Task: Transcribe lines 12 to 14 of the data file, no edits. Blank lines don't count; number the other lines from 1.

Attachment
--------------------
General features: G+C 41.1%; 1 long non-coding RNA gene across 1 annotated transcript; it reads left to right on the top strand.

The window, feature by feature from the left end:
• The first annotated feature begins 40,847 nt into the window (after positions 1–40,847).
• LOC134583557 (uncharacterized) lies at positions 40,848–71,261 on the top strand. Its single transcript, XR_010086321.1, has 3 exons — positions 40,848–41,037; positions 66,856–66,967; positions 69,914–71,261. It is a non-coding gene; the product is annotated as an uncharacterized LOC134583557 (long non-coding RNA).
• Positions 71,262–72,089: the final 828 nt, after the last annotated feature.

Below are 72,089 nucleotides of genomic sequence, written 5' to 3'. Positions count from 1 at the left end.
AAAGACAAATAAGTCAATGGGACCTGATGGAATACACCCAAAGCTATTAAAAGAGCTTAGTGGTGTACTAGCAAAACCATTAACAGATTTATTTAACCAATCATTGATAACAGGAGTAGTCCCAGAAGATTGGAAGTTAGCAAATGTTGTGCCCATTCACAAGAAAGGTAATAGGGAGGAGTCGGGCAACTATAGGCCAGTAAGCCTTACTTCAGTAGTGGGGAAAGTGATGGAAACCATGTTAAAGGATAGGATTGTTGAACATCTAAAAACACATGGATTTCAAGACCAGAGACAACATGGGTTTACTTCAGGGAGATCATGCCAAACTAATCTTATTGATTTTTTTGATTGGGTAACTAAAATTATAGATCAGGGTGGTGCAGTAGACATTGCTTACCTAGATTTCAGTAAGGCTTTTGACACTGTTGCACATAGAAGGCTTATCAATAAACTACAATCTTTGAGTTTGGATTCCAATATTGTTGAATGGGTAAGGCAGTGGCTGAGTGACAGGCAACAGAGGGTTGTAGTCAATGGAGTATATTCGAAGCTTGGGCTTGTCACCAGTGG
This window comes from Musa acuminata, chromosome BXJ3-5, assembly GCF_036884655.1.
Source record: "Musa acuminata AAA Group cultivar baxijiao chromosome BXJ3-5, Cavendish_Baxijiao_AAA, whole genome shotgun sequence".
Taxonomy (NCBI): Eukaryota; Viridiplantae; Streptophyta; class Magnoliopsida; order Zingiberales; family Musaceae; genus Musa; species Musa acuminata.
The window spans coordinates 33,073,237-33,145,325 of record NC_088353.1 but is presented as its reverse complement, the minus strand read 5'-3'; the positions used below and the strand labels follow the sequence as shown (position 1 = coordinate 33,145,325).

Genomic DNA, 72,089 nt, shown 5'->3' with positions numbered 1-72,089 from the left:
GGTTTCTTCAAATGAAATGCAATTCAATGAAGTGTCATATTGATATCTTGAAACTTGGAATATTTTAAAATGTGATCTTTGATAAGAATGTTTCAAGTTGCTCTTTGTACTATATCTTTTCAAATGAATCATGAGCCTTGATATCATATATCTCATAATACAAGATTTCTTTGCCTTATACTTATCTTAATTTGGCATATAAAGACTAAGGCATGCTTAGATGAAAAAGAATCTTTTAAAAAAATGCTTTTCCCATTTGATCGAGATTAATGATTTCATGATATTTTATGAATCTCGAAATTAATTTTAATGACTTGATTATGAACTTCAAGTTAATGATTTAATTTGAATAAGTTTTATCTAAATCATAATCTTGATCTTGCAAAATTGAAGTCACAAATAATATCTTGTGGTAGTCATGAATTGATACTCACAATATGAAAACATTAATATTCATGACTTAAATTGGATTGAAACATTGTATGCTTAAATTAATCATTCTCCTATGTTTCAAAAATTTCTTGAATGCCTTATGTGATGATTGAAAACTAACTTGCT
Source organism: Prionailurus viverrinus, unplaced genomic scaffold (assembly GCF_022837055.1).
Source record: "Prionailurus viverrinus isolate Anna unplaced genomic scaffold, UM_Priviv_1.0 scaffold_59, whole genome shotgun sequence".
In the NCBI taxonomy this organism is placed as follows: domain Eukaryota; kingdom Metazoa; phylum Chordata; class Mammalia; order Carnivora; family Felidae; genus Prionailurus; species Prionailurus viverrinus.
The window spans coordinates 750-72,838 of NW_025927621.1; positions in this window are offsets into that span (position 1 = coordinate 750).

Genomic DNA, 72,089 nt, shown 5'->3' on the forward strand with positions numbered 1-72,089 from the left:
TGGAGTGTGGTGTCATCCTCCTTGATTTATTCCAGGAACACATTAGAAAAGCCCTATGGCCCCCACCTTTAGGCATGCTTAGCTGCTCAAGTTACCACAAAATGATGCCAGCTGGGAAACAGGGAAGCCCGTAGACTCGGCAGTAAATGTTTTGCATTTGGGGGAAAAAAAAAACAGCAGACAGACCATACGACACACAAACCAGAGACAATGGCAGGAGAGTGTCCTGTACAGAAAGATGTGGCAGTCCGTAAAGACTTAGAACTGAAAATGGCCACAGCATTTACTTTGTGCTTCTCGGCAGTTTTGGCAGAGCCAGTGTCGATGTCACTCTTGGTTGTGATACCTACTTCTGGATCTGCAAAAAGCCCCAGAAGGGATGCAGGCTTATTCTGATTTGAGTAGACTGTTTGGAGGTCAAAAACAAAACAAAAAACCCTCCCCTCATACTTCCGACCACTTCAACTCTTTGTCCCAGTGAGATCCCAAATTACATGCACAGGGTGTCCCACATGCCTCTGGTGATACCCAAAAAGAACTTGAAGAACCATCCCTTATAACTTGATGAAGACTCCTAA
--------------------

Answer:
Genomic DNA, 72,089 nt, shown 5'->3' with positions numbered 1-72,089 from the left:
GGTTTCTTCAAATGAAATGCAATTCAATGAAGTGTCATATTGATATCTTGAAACTTGGAATATTTTAAAATGTGATCTTTGATAAGAATGTTTCAAGTTGCTCTTTGTACTATATCTTTTCAAATGAATCATGAGCCTTGATATCATATATCTCATAATACAAGATTTCTTTGCCTTATACTTATCTTAATTTGGCATATAAAGACTAAGGCATGCTTAGATGAAAAAGAATCTTTTAAAAAAATGCTTTTCCCATTTGATCGAGATTAATGATTTCATGATATTTTATGAATCTCGAAATTAATTTTAATGACTTGATTATGAACTTCAAGTTAATGATTTAATTTGAATAAGTTTTATCTAAATCATAATCTTGATCTTGCAAAATTGAAGTCACAAATAATATCTTGTGGTAGTCATGAATTGATACTCACAATATGAAAACATTAATATTCATGACTTAAATTGGATTGAAACATTGTATGCTTAAATTAATCATTCTCCTATGTTTCAAAAATTTCTTGAATGCCTTATGTGATGATTGAAAACTAACTTGCT
Source organism: Prionailurus viverrinus, unplaced genomic scaffold (assembly GCF_022837055.1).